Casino Royale (2006)
James Bond film #21 (Daniel Craig Bond)
Casino Royale (2006)
Every actor to play James Bond brings their own style to the character and, subsequently, their films. Sean Connery was rugged and brash; he was always game for the ladies or to crack a one-liner, but he was more apt to shoot from the hip and judo chop his way to the heart of SPECTRE’s nefarious plots. His films were classic Cold War espionage adventures that established the tropes of the series. George Lazenby’s Bond was more of a softie, falling in love and getting married, and his solo outing included instances of romance to accommodate that new side of Bond.
Roger Moore’s Bond was a man of mass seduction and corny jokes. His movies had some of the best action sequences of the classic era, but they’re better remembered for how outrageous the adventures became, launching Bond into space and having him infiltrate traveling circuses. Timothy Dalton brought a no-nonsense mean streak to Bond, and his rampages were featured in much darker and more serious films in the late ’80s. Finally, Pierce Brosnan’s Bond was a cocky and super suave jokester, basically winking at the camera while everything around him exploded during his high-tech and self-aware tenure.
2006’s Casino Royale (21) introduces the sixth actor to portray James Bond, Daniel Craig. Craig looks nothing like his predecessors . He’s blonde-haired and blue-eyed, and while he’s undeniably an attractive man, his looks seem more suited for a classic Bond villain than 007 himself. More importantly, Craig’s Bond is a drastically different person than all those that came before him. He’s still a lady killer and an ass kicker, but he brings a depth to the character previously unimaginable, showing that for all his extraordinary talent, James Bond is still a human being.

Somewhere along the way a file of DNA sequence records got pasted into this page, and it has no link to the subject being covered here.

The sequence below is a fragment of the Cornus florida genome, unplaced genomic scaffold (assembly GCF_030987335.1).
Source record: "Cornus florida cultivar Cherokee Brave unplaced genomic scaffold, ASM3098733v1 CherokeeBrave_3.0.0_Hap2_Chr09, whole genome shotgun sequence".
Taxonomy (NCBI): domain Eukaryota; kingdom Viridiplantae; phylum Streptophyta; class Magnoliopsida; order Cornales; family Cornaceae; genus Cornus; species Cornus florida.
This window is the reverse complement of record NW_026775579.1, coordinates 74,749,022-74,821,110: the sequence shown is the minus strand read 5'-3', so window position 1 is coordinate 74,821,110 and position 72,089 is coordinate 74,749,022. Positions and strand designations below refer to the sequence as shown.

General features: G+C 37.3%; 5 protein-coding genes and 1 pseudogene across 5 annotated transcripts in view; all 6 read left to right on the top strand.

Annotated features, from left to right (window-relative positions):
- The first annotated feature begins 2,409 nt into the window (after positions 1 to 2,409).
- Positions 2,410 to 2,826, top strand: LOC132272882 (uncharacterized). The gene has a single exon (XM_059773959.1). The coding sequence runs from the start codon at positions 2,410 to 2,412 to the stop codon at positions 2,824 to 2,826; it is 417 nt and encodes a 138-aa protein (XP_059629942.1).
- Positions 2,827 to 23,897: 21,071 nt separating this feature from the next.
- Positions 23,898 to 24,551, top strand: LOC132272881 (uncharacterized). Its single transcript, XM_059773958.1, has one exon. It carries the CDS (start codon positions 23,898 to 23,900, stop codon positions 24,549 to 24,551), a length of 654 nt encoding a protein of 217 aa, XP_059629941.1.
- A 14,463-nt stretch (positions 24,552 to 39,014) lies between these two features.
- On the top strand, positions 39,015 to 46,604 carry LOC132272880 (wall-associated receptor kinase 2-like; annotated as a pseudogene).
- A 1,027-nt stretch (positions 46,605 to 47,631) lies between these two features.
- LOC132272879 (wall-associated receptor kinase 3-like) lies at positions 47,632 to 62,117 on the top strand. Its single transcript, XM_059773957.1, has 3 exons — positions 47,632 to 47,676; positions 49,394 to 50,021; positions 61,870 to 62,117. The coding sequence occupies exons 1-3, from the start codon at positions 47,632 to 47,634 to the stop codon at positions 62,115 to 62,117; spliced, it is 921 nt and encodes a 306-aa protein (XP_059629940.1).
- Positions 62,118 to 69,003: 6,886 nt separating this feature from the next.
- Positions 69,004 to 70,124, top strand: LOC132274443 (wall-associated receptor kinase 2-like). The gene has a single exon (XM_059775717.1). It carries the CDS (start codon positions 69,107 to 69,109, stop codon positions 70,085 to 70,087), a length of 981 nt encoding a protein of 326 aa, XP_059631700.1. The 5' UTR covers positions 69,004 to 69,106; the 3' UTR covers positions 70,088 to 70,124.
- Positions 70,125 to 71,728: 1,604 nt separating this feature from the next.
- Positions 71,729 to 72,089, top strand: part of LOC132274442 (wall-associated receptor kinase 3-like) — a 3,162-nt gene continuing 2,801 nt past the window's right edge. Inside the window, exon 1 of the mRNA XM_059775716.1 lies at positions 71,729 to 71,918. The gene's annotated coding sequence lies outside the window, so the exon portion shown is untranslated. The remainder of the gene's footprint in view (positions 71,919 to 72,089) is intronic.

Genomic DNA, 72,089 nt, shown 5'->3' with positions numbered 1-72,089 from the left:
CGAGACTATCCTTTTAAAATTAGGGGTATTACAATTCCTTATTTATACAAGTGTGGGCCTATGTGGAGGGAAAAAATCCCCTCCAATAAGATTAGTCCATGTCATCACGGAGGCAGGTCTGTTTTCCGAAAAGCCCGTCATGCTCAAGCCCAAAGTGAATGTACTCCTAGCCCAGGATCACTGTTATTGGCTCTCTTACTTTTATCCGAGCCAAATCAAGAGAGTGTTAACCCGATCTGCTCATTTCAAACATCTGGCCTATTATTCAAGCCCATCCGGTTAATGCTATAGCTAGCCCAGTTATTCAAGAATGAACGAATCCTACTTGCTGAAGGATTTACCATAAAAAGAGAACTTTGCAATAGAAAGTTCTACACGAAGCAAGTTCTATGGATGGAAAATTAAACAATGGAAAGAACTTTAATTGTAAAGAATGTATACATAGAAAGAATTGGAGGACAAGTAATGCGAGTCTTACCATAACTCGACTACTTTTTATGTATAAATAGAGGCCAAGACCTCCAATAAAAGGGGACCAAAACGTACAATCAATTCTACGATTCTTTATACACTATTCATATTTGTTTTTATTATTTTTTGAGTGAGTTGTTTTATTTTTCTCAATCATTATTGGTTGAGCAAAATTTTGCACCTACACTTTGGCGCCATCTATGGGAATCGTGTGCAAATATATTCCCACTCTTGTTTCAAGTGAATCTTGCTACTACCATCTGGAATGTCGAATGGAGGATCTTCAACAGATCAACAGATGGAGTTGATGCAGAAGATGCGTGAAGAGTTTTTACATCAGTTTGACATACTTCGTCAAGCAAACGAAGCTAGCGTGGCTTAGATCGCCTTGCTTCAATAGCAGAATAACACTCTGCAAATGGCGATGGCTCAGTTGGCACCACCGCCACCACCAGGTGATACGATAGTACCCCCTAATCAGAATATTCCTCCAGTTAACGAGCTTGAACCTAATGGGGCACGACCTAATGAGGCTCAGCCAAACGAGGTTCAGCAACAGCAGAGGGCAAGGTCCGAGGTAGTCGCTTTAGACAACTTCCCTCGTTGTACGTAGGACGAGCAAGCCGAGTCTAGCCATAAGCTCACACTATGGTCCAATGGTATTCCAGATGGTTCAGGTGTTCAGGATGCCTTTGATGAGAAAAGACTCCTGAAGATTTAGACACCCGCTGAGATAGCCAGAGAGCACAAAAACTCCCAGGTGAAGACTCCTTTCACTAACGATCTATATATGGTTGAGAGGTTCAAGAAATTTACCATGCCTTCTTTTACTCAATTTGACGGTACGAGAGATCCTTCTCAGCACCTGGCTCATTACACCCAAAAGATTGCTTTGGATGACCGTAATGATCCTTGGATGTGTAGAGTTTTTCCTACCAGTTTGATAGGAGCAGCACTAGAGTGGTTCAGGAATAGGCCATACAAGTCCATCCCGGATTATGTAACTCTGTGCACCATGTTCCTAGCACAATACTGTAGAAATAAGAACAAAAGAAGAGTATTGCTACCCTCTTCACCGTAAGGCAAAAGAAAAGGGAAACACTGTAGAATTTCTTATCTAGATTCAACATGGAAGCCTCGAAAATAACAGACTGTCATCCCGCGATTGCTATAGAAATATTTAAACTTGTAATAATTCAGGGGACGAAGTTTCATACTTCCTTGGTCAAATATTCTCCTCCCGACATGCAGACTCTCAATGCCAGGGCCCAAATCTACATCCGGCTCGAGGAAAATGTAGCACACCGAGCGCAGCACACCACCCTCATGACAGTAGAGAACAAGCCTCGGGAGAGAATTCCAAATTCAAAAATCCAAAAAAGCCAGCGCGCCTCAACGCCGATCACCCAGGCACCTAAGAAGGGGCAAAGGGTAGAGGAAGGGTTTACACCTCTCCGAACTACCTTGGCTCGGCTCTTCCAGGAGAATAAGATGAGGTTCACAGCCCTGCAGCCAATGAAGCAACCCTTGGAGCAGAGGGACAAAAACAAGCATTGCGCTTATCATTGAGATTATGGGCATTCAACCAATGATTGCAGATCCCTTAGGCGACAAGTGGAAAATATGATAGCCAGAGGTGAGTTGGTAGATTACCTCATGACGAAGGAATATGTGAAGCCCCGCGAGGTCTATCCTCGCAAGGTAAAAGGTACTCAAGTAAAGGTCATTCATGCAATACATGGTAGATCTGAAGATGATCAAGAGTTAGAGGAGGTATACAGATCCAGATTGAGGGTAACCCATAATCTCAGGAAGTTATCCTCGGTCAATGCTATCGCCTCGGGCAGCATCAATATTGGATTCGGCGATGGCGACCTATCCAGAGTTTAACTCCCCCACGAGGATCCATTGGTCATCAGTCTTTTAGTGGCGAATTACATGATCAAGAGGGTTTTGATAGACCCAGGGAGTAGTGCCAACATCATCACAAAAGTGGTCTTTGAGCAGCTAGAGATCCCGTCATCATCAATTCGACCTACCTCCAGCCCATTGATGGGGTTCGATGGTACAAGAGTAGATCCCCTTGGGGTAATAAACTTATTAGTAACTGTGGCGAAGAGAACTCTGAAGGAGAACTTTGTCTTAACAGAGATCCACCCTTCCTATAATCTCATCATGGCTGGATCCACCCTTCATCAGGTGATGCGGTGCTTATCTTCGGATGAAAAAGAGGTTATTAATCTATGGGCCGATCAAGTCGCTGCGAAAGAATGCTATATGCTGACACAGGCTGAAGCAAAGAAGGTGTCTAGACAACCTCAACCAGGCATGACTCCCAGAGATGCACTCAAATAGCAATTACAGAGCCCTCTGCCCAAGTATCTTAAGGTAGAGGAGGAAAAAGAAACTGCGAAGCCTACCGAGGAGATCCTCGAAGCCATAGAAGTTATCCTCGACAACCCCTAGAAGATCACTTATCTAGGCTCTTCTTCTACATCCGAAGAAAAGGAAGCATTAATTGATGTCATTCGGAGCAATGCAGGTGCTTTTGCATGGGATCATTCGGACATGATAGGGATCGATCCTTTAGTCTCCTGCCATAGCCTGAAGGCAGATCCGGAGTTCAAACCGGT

Casino Royale is unique among the Eon canon in that it’s a hard reboot for the series. Its pre-credit sequence shows us Bond’s first mission as a double-0 agent (meaning he has a license to kill), shot in crisp black-and-white by Goldeneye (17) director Martin Campbell (alongside that film’s cinematographer, Phil Meheux). Throughout Casino, we get to see Bond become the man we’ve watched for 45 years now, all the way down to his first well-tailored tux.
This novice Bond is a very human character, a far cry from the superhero played by Brosnan in Die Another Day (20). Craig’s Bond is rash and short-tempered, often making bad judgment calls because of his inexperience. His solution to being captured is to shoot his unarmed victim and blow up an embassy in Madagascar. An hour later, he still hasn’t learned to keep his cool, impulsively picking up a dinner knife to kill main villain LeChiffre (Mads Mikkelsen) before our old friend Felix Leiter (Jeffrey Wright) can intervene and set him straight. He makes a bad call during his poker game. He bleeds and has to wash his wounds after an intense stairwell fist fight. It’s surprising to see such a vulnerable Bond after he’s been more or less invincible for so long.
Even more surprising is how much of Bond’s background we pick up. For so long he’s just been an agent in a suit, apparently born with a pistol in his hand and a bowtie around his neck. Now we get the suggestion that he’s an orphan, and the story involving Vesper Lynd (Eva Green) provides a reason behind his callous womanizing that will surely come in future installments. The love and tragic ending of Bond and Lynd’s relationship is much more emotional than his brief marriage with Teresa di Vicenzo (which was, before Casino, the most emotional moment in the Bond series).